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Global Governance, Conflict and China sheds a unique perspective on China’s normative behaviour in the realm of collective security, peacekeeping, arms control, the war on terror and post-conflict justice. This analysis engages with an Asian epistemological framework whose relational thought borrows from the context – space and time alike – that informs China’s principle-driven conduct on the international plane. Through the lens of relational governance, this work develops a new theory on the relational normativity of international law (TORNIL) that identifies the interdependent sources that underpin China’s international legal argument, i.e. norms, values and relationships. Without a fertile soil in which those conflicting relationships between share- and stakeholders can be rebuilt, international laws governing (post-conflict) violence cannot restore and maintain peace, humanity and accountability.
Armed conflict, today, has diverged from war as it was known in generations past, and from this, has tested the means by which conflicts and violence are regulated. Written with an eye to a region plagued by such conflicts, War and Law in the Islamic World examines the origins and roles that two distinct systems of governance – Islamic law and international humanitarian law – have played in conflicts past and present. Meant equally for the scholar or student, this book presents the legal and policy complexities of today’s conflicts in a new light through its careful and well-researched investigation of the past and the present.

This title is now listed in the International Humanitarian Law Bibliography: https://www.icrc.org/eng/assets/files/2015/biblio-2015-3.pdf

Abstract

The war on terror has more than ever divided nation-states regarding the means and methods to address the causes and manifestations of (inter)national terrorism. Depending on its legal classification, different international and regional legal regimes govern those counter-terrorism efforts, including international humanitarian law, international human rights law, international criminal law and international refugee law. By shedding light on the changing discourses to fight the war on terror on behalf of national governments as well as international courts, new international legal responses and strategies of engagement are needed in the face of those new realities on the ground. This report covers, firstly, India’s development argument in the fight against terrorism that borrows from China’s approach in Xinjiang Autonomous Region, secondly, the accountability gap before the International Criminal Court and the UK administrative authorities for conduct carried out in the war on terror respectively in Afghanistan and Iraq, and, lastly, the Turkish use of refugees and safe zones in its counter-terrorism campaign against Kurdish forces in Northern Syria.

In: The Asian Yearbook of Human Rights and Humanitarian Law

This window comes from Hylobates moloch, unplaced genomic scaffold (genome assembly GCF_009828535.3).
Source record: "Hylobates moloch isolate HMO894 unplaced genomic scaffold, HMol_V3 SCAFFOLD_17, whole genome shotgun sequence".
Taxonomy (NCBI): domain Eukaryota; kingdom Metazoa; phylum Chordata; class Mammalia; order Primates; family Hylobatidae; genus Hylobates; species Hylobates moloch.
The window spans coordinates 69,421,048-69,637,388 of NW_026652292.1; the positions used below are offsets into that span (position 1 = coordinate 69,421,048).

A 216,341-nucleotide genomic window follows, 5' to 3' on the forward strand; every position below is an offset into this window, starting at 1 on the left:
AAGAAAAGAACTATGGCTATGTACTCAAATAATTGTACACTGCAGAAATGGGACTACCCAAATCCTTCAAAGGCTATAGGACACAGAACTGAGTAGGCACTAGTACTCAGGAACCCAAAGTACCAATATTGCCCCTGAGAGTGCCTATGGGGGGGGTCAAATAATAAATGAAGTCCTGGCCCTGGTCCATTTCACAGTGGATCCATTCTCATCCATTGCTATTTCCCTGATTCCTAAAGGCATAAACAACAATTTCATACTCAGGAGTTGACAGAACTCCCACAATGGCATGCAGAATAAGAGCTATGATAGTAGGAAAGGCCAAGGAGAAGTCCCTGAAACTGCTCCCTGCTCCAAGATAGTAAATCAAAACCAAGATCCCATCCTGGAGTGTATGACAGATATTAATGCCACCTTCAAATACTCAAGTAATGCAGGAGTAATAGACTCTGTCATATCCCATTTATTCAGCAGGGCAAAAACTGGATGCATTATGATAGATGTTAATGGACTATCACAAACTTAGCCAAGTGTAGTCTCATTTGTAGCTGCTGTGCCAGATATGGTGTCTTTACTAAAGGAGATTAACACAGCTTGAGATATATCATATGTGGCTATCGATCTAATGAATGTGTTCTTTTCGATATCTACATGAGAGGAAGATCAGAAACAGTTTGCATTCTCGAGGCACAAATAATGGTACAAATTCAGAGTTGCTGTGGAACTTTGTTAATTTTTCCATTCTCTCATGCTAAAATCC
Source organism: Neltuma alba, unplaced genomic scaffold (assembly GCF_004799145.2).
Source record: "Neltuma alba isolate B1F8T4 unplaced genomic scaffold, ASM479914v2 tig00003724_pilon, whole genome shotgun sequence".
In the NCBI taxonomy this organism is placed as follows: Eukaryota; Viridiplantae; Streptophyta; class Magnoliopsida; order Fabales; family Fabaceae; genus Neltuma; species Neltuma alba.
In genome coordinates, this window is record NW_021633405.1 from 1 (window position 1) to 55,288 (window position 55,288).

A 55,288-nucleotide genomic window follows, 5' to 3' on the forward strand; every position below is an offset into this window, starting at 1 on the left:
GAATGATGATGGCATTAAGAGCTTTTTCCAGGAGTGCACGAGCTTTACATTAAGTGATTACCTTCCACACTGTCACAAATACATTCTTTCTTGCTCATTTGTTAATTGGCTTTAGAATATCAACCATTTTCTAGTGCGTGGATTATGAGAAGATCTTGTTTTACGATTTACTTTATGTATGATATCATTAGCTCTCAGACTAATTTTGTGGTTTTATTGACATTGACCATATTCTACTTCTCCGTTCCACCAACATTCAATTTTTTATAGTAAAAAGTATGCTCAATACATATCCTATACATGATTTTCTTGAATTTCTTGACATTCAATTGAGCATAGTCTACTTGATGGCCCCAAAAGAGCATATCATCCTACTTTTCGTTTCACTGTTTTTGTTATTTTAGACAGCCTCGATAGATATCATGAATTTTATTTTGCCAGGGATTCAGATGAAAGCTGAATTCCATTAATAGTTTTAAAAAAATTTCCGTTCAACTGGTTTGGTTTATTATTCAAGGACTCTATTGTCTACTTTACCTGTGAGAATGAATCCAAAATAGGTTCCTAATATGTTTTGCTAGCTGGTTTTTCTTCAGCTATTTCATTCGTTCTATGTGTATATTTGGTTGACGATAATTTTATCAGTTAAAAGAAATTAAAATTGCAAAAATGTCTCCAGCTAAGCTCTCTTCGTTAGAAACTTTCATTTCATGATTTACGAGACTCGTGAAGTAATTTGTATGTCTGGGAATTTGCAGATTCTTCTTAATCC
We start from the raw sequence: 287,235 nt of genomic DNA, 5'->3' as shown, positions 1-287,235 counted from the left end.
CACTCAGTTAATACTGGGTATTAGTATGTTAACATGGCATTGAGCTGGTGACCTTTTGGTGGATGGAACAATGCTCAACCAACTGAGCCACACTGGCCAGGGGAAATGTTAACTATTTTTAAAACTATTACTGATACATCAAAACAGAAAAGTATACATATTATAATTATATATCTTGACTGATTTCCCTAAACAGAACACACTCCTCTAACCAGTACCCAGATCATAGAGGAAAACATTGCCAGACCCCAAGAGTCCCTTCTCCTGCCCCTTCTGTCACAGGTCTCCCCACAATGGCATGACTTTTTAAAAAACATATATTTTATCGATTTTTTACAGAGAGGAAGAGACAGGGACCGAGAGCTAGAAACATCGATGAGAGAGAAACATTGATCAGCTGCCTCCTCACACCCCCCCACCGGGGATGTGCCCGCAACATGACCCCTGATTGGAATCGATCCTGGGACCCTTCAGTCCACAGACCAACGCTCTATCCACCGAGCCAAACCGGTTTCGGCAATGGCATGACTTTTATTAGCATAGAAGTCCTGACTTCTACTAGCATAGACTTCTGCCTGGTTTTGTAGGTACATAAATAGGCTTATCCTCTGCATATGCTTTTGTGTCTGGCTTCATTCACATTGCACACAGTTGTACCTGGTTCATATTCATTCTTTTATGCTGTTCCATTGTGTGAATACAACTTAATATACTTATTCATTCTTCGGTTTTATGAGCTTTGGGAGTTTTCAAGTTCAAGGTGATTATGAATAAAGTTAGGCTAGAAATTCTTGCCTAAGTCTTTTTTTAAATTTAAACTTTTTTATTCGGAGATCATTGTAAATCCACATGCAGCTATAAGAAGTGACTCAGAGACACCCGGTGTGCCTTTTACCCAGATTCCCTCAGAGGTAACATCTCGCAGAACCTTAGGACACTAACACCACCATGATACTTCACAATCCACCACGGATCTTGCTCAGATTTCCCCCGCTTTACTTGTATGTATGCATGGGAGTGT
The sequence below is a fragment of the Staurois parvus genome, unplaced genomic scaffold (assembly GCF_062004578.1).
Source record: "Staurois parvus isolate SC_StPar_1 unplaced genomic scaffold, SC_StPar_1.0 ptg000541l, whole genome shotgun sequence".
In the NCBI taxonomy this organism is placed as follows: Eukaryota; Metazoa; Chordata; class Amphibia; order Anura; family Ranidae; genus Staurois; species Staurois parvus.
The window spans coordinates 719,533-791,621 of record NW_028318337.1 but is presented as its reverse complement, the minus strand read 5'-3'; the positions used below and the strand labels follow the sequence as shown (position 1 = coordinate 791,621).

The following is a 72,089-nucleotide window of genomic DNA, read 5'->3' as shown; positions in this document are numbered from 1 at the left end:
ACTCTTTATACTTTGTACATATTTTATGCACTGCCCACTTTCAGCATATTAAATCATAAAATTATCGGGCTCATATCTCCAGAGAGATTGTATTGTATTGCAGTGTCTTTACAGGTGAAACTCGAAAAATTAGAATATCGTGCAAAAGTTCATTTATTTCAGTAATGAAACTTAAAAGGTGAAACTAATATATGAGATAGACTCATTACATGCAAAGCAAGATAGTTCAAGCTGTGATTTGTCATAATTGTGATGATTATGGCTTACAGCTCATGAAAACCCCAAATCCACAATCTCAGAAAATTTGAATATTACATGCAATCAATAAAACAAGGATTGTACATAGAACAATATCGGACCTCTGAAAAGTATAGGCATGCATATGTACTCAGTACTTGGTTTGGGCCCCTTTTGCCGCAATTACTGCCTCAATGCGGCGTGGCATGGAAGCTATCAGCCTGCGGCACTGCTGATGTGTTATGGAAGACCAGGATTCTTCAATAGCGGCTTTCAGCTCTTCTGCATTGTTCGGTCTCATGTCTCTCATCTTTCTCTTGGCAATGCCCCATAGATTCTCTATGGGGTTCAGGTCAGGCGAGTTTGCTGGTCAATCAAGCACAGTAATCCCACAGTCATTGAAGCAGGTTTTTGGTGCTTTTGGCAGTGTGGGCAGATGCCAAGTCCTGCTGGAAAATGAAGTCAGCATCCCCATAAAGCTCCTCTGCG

Abstract

Peoples have been fighting for self-determination and equality ever since the time of colonisation. The principles that inform the legitimacy of those struggles from the period of decolonisation until the present day, namely the principle of equality of peoples and of belligerents have variably received legal recognition under international and humanitarian law. Since the wars of national liberation against colonialism, the fights for internal self-determination until more recently the operationalisation of the doctrine on the Responsibility to Protect, both principles have either come closer or moved further apart. Various international legal, political, judicial and humanitarian institutions have shaped the content and interplay of these principles in response to the human suffering on the battlefield. This article will examine how competing sovereignty or community interests within distinctive political contexts have been responsible for such divergent evolution in their relationship. 


In: The Asian Yearbook of Human Rights and Humanitarian Law
In: Human Rights and Good Governance
In: Regional Cooperation and Free Trade Agreements in Asia
In: Asian Yearbook of International Law, Volume 22 (2016)

Abstract

Traditionally, the territorial regimes of the Islamic Law of War distinguish between armed conflicts which take place within the Islamic territory and those which are waged against non-Muslim enemies. The regimes have respectively been legalized into the abode of Islam, i.e. the dar al-Islam, and the abode of war, i.e. the dar al-harb. Yet, the bifurcation of the world order into different spheres was a legal fiction which did not have any textual support in the primary sources of Islam, i.e. the Quran and the Sunnah. From the eighth century onwards, they would serve as a legitimation to consolidate their territorial conquests and to manage internal affairs accordingly. The construction of these regimes has ever since perpetuated in the analysis of contemporary conflicts thus reinforcing the existence of these fictions which have started to live their own realities. Nonetheless, the Quranic provisions do provide wisdom in transcending some of the divisions which mankind – Muslim and non-Muslim alike – have imposed upon themselves. In this regard, their common belonging to God’s creation is a departure from the current legal discourse – in pursuit of the command to do good and to forbid evil, namely to respect humanity in its diversity.

In: International Law and Islam